Throughout 2020 a small group has been meeting once a month on a Saturday afternoon at Rudolf Steiner House in Sydney to work with developing spiritual scientific research. Part of Rudolf Steiner’s conception of the Anthroposophical Society was that its members would continue to do spiritual scientific research of their own and contribute to the growing body of Anthroposophical knowledge. Aspects of Anthroposophical branch life can become an active academy of spiritual research. Both research and teaching are part of how the Anthroposophical Society and the School of Spiritual Science can be active in each branch or region.
During Joan Sleigh’s visit in Sydney in 1919 she said we can feel that the Goetheanum is not only a place, but an idea. Every branch of the Anthroposophical Society can be a gesture or manifestation of the Goetheanum or a school where spiritual scientific research is nurtured and encouraged. For Anthroposophical knowledge to grow we can develop spiritual scientific research methods and carry lifelong questions, even beyond the threshold of death. Steiner explained how these questions and our research continue to develop and gain order within our being and the collective knowing of the world once we have died. To do this we need to become aware of our questions, focus them, and embark upon lifelong learning with them.
This research group in the St. John’s Group has undertaken learning classic research methods, refining questions through dialogue and, through a research dialogue group, literature can be created to reflect our spiritual knowledge and experience to the world. Learning how to present research in an academy of peers and then to the world, is considered to be both character building and a path of spiritual development. Beginners with many questions, others with more experience and research skills, have committed to broadening our knowledge through Spiritual Science and Anthroposophy, and working between sessions to refine our research methods, observations, recording of data and learning through dialogue and presenting our findings no matter how preliminary they are.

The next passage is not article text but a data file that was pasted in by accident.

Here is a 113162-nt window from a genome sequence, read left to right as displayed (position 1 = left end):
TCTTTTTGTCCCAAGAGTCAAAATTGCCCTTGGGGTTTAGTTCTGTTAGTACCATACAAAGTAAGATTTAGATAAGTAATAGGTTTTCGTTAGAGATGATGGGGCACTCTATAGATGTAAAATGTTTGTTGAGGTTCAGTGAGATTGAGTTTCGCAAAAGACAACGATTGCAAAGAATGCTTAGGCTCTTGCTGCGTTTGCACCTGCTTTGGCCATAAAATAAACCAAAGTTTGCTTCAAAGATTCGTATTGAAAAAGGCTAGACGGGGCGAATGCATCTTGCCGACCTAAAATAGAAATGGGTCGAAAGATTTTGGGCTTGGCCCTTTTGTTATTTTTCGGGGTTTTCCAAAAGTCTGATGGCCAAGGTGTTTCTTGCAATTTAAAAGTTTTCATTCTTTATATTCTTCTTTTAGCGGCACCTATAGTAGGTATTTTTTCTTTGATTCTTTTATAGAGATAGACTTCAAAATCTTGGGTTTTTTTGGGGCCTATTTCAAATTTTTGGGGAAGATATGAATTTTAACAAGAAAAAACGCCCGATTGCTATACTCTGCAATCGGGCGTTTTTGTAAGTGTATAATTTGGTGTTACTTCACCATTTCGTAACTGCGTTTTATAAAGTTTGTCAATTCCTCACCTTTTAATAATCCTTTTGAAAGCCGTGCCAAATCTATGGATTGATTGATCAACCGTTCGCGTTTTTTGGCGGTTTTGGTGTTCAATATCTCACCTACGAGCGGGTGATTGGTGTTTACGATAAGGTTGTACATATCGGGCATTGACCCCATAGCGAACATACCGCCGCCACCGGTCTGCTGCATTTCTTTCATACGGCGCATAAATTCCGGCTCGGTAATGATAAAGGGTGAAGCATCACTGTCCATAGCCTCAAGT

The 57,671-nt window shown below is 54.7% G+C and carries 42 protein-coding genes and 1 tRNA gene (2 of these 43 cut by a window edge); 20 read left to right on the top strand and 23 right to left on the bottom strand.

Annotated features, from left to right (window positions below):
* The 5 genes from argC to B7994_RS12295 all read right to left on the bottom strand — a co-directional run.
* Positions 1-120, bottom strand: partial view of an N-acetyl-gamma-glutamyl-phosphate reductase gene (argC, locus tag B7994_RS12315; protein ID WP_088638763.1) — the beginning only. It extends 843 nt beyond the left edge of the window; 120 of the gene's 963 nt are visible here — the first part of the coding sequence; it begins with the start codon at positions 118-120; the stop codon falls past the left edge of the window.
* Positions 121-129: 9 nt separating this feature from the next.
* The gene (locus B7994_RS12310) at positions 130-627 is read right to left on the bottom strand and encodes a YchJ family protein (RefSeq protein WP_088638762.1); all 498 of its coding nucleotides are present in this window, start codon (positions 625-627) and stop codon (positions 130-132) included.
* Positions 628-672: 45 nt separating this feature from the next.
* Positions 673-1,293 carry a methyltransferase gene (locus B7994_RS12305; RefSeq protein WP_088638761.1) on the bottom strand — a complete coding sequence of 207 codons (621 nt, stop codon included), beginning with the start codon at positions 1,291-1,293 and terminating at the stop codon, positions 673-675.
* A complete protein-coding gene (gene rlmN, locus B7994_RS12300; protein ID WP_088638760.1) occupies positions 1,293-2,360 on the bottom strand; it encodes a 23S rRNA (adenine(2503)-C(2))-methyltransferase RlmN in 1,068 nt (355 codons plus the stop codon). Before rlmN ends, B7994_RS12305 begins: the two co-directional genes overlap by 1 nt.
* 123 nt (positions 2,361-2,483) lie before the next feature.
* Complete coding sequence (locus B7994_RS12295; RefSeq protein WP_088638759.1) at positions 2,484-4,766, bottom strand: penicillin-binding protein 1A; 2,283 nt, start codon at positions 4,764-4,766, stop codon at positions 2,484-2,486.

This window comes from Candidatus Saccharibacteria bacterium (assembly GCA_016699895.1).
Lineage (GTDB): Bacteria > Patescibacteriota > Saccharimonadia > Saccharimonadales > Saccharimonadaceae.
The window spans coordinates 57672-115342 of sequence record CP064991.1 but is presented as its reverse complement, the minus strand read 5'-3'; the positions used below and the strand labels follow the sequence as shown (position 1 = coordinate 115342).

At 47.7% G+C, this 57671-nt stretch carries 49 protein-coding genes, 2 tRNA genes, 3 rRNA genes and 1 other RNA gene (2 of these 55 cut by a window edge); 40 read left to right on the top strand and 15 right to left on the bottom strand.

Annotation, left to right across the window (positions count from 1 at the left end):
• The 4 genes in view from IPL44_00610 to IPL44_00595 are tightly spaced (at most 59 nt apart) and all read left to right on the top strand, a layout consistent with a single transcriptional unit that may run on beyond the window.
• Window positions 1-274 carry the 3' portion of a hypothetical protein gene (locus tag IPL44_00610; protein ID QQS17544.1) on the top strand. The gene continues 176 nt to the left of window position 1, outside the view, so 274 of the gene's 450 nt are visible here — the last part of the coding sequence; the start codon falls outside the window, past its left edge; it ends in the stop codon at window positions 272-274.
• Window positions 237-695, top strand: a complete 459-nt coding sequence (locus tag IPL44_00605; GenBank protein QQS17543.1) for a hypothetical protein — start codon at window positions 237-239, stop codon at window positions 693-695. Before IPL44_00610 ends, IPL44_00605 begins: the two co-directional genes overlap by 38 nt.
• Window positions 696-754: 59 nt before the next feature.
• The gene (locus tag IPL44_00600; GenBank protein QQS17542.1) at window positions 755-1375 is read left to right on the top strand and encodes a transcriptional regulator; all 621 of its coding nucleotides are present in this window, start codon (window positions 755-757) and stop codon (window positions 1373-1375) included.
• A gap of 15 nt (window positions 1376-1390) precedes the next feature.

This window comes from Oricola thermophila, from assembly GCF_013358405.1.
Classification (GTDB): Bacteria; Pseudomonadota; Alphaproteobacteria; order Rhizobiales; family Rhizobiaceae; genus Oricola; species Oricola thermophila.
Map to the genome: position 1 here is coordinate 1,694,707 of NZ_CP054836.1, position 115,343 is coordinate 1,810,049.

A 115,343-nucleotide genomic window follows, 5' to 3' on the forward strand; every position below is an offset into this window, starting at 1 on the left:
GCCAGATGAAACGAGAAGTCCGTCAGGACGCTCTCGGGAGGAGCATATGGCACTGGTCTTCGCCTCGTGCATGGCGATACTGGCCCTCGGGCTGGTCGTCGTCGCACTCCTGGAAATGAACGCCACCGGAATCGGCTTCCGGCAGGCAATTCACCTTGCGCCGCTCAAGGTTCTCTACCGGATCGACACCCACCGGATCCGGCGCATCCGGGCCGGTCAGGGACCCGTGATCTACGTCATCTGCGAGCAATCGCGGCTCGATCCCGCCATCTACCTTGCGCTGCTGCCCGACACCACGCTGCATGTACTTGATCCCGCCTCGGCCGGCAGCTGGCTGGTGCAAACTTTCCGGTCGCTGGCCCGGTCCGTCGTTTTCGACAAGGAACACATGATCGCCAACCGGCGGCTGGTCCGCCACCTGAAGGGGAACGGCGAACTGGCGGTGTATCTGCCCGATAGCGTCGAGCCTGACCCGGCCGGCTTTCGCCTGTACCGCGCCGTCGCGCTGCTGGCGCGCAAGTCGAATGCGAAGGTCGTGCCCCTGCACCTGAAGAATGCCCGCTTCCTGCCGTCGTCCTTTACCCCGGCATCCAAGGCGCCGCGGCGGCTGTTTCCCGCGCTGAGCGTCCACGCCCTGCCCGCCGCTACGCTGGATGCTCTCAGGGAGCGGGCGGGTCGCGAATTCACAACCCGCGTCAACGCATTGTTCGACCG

Through training and professional guidance, our methodology is to develop post-positivist methods of recording subjective insight into rational form, through art and literature. Qualitative research, the recording of experience, has suffered under the positivist need to quantify and largely subjected itself to statistical representation of experience to gain credence. Currently the humanities and arts are developing post-positivist methods where subjective experience can stand on its own grounds as knowledge. Through reading, questioning, recording experiences, engaging with a dialogue community, this research group in Sydney will go on a journey together to respectfully and openly call on everyone’s own level of skill and experience towards developing a robust and open academy of learners and researchers.
Rudolf Steiner has his own place, mostly unrecognised, in the twentieth century schools of phenomenology. He took another path to that of the Transcendental and Hermeneutic Phenomenologists (Luther, Schleiermacher, Dilthey, Husserl, Heidegger, Gadamer and Ricœur) and allowed thinkers such as Goethe, Schiller, Fichte, Hegel, and Schelling to form his own contemplative method of phenomenology. This group has worked with some of these ideas to try to find ways to develop it into a spiritual scientific research method that can stand in its own right amongst both traditional positivist and emerging post-positivist and non-material science methods.
Mirroring the simple process of a year twelve Waldorf (Steiner) School project – research, record, present – we support each other and offer methods of learning/research, recording/writing and presenting verbally one’s finding at any given point of the process. These three steps have different effects in our soul and require a path of learning and development that is very productive and satisfying. We want the process to be full of joy, life and art to represent what we are learning. So far, the individual members have refined their research questions, methods and started developing ways to record their experiences. At our November meeting we presented the ideas, methods and finding to a larger community.
Some of our themes have included:
how to respond to evil within our own lives?
what is an open moment and what can come through it?
how does suffering help in our experiences after death and our approach to liminal experience?
what is the difference between Maya and the Fallen World, and how does it make a difference to how I see the world in each of those worldviews?
How do we work with the festivals in the southern hemisphere in relation to the cosmic imaginations?
what is the corona virus?
It is exciting to be working in this way and we look forward to seeing what we as a community can achieve. Next year we will continue to support the research and offer research intensives where we can support each other in the process. Part of our intention is to develop a publication of the process so that others who are interested can try out a similar process. Maybe, as a future dream, we could also begin a journal that publishes member’s findings. But that is future music.
Photo credit: Vitruvian Man by Leonardo da Vince, photo by Luc Viatour